v1.5 (28/11/2013): Based on feedback from several readers, I’ve improved the scripts by rewriting parts of the code and, as such, making it more lenient and more usable in scenarios where you want to run the script from a remote Exchange server. The script now also restarts the Transport service(s) after changing their component states. This ensures that the new component states are picked up immediately, rather than after Managed Availability kicks in. Without the change it could take anywhere from a few minutes to a few hours before the transport services were really inactive/active again. The download links at the bottom of the page are updated to point to the new versions of the scripts. Last, but not least, when ending a maintenance mode, the script will query the server for any components that might still be inactive and display a warning if any are found. A special thanks to Dave Stork for some of the ideas!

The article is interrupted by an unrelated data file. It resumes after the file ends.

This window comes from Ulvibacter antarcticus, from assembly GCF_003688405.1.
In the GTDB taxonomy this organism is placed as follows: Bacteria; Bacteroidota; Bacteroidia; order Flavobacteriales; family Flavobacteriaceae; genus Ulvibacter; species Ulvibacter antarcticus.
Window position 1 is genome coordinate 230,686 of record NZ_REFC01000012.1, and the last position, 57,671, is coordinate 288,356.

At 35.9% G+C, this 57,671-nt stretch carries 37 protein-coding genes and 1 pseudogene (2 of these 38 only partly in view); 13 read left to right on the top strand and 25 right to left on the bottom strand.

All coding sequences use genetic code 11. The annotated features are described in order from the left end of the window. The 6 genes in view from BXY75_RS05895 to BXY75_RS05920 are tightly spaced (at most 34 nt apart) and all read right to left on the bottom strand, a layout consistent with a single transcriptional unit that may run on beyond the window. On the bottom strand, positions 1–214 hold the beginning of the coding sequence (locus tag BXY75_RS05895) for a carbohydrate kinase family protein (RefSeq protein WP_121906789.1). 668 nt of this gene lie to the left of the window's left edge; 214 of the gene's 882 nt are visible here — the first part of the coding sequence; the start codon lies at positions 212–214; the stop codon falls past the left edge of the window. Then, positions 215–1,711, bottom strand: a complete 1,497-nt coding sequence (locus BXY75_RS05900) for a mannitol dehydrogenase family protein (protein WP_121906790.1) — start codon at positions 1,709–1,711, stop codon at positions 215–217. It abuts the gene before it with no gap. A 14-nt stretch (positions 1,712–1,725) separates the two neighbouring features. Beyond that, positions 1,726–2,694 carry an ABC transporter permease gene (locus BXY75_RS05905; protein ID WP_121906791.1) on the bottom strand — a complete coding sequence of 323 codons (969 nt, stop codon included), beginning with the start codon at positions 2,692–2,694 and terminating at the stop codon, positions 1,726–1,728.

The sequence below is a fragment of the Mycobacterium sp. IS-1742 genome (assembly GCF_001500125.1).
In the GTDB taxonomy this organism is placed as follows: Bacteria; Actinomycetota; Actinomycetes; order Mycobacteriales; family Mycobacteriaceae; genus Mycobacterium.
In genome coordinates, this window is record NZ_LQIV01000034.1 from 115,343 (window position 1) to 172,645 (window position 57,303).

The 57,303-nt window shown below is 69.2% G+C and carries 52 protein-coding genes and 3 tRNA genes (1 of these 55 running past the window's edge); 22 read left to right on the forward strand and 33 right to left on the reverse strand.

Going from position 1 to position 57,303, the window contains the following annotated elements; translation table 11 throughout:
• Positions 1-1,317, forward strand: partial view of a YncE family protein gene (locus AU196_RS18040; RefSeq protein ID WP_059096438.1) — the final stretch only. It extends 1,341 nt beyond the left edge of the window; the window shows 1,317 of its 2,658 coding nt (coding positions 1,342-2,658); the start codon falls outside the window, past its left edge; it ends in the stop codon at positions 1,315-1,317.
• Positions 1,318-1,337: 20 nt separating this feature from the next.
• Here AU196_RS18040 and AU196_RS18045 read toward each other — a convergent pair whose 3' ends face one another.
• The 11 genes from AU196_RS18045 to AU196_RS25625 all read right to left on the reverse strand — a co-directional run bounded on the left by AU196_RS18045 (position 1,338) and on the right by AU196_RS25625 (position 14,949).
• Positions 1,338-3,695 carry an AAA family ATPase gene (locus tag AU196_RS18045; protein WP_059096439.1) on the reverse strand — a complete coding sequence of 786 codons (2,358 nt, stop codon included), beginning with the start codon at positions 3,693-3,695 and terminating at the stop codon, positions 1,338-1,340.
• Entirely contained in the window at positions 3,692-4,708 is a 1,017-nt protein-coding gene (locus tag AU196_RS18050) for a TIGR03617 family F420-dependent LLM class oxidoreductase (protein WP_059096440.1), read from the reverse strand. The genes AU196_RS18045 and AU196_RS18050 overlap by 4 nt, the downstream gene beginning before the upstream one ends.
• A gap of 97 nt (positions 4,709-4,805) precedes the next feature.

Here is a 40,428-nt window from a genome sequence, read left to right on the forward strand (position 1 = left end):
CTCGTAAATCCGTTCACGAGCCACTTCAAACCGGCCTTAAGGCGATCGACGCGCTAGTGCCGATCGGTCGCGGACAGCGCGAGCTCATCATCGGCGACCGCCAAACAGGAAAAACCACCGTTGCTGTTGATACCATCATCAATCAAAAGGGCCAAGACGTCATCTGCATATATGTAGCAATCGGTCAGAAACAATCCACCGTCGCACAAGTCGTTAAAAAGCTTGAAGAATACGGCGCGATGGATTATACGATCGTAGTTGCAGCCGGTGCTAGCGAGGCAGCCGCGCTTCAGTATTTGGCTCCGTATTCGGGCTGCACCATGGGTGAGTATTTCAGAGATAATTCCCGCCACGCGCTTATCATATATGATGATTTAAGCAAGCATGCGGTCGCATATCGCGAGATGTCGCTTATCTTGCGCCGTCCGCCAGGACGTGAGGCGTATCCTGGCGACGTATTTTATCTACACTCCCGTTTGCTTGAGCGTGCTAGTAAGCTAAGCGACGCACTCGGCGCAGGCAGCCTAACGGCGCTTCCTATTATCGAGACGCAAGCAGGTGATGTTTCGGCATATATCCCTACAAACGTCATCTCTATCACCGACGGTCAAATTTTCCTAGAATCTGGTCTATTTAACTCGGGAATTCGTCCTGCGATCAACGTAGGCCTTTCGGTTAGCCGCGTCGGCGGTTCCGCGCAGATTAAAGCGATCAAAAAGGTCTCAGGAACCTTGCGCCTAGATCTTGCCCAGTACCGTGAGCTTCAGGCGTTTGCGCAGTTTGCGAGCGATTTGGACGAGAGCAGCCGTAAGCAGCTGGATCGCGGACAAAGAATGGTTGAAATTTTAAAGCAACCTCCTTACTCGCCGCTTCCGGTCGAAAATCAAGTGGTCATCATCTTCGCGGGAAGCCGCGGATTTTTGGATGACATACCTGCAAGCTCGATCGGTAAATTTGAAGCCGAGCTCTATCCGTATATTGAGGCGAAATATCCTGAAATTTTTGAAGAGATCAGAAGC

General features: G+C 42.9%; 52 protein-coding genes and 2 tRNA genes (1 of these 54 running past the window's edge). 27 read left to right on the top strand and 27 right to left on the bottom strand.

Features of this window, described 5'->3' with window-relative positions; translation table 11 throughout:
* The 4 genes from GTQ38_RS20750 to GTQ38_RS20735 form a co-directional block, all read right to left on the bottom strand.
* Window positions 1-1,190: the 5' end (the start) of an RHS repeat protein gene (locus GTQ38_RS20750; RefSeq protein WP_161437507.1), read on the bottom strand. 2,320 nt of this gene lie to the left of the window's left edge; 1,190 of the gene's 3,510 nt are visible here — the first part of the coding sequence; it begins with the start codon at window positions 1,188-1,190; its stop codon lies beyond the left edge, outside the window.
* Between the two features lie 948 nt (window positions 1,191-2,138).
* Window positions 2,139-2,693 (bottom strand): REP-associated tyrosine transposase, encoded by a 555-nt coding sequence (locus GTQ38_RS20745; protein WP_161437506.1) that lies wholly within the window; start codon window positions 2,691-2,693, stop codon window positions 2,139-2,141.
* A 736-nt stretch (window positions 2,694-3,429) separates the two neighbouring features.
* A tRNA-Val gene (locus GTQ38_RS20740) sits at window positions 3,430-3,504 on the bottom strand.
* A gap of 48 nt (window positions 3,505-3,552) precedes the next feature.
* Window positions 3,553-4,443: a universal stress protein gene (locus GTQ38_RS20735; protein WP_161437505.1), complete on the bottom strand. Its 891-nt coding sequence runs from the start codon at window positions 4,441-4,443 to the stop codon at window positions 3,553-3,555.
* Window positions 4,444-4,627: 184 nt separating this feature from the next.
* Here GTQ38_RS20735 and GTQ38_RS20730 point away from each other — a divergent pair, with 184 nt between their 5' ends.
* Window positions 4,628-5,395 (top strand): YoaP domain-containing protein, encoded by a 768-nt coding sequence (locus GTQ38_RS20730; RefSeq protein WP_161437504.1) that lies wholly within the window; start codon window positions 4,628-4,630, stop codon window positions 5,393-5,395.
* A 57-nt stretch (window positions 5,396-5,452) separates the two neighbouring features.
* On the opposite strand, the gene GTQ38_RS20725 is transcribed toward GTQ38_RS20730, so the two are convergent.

v1.4: update the script to include some additional error checks. First it will check whether the person who is executing the script has local admin rights. If not, the script will throw a warning and exit. Secondly it will also check whether the TargetServer name can be resolved. If it’s not an FQDN, it will resolve it to an FQDN. If it cannot be resolved, an error will be thrown.

v1.3: after some feedback from Brian Reid (thanks Brian!), I’ve finally updated the script to include the “Redirect-Message” cmdlet. This will ensure that the queues will drain more quickly on the server by moving messages from one server to another. Have a look at Brian’s blog if you need more info: http://blog.c7solutions.com/2012/10/placing-exchange-2013-into-maintenance.html